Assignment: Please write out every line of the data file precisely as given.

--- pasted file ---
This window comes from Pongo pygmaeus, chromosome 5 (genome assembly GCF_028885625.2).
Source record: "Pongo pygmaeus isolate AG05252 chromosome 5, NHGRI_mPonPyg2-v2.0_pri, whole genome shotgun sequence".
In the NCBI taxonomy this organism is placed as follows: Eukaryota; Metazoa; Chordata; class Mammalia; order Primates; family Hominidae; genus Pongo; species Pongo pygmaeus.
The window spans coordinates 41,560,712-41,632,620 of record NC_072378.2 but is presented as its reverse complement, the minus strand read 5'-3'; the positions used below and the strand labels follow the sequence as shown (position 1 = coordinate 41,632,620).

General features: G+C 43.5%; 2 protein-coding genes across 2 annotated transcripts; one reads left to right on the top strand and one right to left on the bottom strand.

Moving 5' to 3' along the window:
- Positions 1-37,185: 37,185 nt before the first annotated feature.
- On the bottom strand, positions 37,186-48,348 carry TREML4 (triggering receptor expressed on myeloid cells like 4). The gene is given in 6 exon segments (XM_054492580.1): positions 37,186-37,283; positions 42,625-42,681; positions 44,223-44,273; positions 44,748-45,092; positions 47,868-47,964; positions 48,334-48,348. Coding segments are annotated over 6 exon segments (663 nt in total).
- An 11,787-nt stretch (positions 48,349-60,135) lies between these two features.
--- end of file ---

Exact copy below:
This window comes from Pongo pygmaeus, chromosome 5 (genome assembly GCF_028885625.2).
Source record: "Pongo pygmaeus isolate AG05252 chromosome 5, NHGRI_mPonPyg2-v2.0_pri, whole genome shotgun sequence".
In the NCBI taxonomy this organism is placed as follows: Eukaryota; Metazoa; Chordata; class Mammalia; order Primates; family Hominidae; genus Pongo; species Pongo pygmaeus.
The window spans coordinates 41,560,712-41,632,620 of record NC_072378.2 but is presented as its reverse complement, the minus strand read 5'-3'; the positions used below and the strand labels follow the sequence as shown (position 1 = coordinate 41,632,620).

General features: G+C 43.5%; 2 protein-coding genes across 2 annotated transcripts; one reads left to right on the top strand and one right to left on the bottom strand.

Moving 5' to 3' along the window:
- Positions 1-37,185: 37,185 nt before the first annotated feature.
- On the bottom strand, positions 37,186-48,348 carry TREML4 (triggering receptor expressed on myeloid cells like 4). The gene is given in 6 exon segments (XM_054492580.1): positions 37,186-37,283; positions 42,625-42,681; positions 44,223-44,273; positions 44,748-45,092; positions 47,868-47,964; positions 48,334-48,348. Coding segments are annotated over 6 exon segments (663 nt in total).
- An 11,787-nt stretch (positions 48,349-60,135) lies between these two features.